In 2000 FEMACT was commissioned by the finance ministry to analyze six key sectors of the national budget -- health, education, water, agriculture, women and children's affairs, and regional and local government. In contrast to the South African experience, which relies almost exclusively on NGO analytical expertise, Tanzanian research teams typically consisted of academics, NGOs and government representatives working together. "In health," Ms. Rusimbi explained, "our research found that a lot of money allocated for women's health issues -- breast cancer, pregnancy and the like -- wasn't reaching the people. So we reported that, and I'm glad to say the government has taken it up. They have a ways to go but they are trying to push more money into women's health."
But because of poverty, she noted, the government's capacity to raise revenue is very limited. Its ability to adjust spending priorities within the budget is equally restricted, she noted, by conditions attached to development assistance by donor states and the International Monetary Fund and World Bank. "The support the government is getting from global institutions like the World Bank is very constraining. A lot of instructions come from them which are kind of anti-progressive towards women and men." One such programme, she asserted, forced the government to withdraw subsidies for small farmers, the great majority of whom are poor women. "Women, children and even poor men are suffering. These policies are not analyzed with a gender perspective."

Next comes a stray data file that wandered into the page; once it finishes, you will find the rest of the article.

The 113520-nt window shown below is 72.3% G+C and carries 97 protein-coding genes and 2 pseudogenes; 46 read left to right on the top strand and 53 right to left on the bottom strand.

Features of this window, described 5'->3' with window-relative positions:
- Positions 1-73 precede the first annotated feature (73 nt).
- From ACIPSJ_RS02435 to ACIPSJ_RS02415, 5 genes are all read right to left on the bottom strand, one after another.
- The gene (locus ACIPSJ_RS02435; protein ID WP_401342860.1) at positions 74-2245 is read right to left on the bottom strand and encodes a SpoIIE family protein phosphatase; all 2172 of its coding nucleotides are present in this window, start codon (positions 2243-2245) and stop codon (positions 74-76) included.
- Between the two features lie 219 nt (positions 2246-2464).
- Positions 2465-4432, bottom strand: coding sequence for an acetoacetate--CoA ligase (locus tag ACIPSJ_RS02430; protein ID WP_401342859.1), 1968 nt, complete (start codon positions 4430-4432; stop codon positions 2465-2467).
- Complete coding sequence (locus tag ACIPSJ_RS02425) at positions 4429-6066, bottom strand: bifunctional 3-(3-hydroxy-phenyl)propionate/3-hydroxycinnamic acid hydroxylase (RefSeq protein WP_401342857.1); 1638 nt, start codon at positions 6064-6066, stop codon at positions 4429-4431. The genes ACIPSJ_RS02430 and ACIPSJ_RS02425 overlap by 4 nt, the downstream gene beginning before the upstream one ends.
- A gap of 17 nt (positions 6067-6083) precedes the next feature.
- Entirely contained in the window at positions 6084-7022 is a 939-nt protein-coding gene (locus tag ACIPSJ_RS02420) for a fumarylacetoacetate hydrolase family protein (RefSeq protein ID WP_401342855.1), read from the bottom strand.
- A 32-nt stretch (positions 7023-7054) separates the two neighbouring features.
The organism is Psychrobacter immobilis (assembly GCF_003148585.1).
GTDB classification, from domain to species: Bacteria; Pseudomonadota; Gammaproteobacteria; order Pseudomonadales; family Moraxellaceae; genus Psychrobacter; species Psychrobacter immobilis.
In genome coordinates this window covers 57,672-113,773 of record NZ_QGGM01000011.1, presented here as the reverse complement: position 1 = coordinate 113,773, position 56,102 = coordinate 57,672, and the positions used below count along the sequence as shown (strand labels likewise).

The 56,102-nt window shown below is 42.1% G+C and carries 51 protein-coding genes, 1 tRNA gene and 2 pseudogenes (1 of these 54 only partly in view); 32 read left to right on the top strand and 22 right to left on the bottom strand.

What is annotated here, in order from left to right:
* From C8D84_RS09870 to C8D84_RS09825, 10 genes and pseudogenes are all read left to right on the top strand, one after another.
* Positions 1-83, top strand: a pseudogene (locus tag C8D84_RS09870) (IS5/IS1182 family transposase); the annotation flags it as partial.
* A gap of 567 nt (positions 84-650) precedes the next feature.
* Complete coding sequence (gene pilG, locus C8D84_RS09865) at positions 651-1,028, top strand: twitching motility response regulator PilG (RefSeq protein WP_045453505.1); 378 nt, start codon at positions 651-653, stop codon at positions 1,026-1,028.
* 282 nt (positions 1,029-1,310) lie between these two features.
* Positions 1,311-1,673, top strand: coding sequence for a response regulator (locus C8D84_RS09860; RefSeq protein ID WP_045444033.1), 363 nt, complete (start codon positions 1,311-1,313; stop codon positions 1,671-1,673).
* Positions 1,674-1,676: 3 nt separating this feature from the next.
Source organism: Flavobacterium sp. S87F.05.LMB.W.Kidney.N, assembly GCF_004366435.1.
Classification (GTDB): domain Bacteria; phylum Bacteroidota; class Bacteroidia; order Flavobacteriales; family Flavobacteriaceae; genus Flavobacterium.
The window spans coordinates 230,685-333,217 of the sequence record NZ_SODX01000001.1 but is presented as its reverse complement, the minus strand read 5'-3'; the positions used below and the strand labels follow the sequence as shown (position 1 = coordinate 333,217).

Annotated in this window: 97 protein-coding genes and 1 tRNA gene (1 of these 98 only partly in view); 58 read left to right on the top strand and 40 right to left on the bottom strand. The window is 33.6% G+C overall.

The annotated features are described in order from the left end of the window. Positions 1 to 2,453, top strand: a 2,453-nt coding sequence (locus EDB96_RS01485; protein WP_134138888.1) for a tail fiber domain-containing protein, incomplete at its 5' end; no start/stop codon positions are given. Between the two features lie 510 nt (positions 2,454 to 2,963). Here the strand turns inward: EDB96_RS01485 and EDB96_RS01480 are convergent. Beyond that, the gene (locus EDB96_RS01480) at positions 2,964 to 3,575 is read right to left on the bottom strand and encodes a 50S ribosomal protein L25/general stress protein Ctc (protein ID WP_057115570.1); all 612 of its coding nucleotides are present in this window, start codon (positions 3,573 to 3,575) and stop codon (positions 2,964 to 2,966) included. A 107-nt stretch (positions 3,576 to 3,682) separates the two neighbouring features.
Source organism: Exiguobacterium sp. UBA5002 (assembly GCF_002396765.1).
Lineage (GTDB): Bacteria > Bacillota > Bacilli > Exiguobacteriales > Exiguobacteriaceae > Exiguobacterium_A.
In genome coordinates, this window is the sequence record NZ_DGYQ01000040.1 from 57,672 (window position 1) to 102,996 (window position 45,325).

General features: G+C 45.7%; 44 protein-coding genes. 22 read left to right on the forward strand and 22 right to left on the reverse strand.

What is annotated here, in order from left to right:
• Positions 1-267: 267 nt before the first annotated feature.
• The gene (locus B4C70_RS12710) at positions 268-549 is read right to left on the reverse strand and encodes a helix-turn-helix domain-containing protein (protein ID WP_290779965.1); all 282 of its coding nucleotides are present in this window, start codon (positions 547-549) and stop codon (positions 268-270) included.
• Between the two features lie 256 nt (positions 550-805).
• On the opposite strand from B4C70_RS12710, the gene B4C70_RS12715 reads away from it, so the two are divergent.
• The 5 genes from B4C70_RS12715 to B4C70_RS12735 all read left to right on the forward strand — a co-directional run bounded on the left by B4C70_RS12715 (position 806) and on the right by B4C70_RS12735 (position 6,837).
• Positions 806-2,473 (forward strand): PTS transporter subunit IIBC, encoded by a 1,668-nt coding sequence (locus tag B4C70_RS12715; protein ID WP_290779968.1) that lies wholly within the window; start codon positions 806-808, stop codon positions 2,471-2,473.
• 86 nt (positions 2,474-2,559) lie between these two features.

UNIFEM Executive Director Noeleen Heyzer agrees. Addressing the Financing for Development conference in Monterrey, Mexico, earlier this year, she praised gender budgeting as an effective policy tool. "I would like to call for gender budget analysis to be applied to official development assistance within the international financial institutions as well as among donor countries."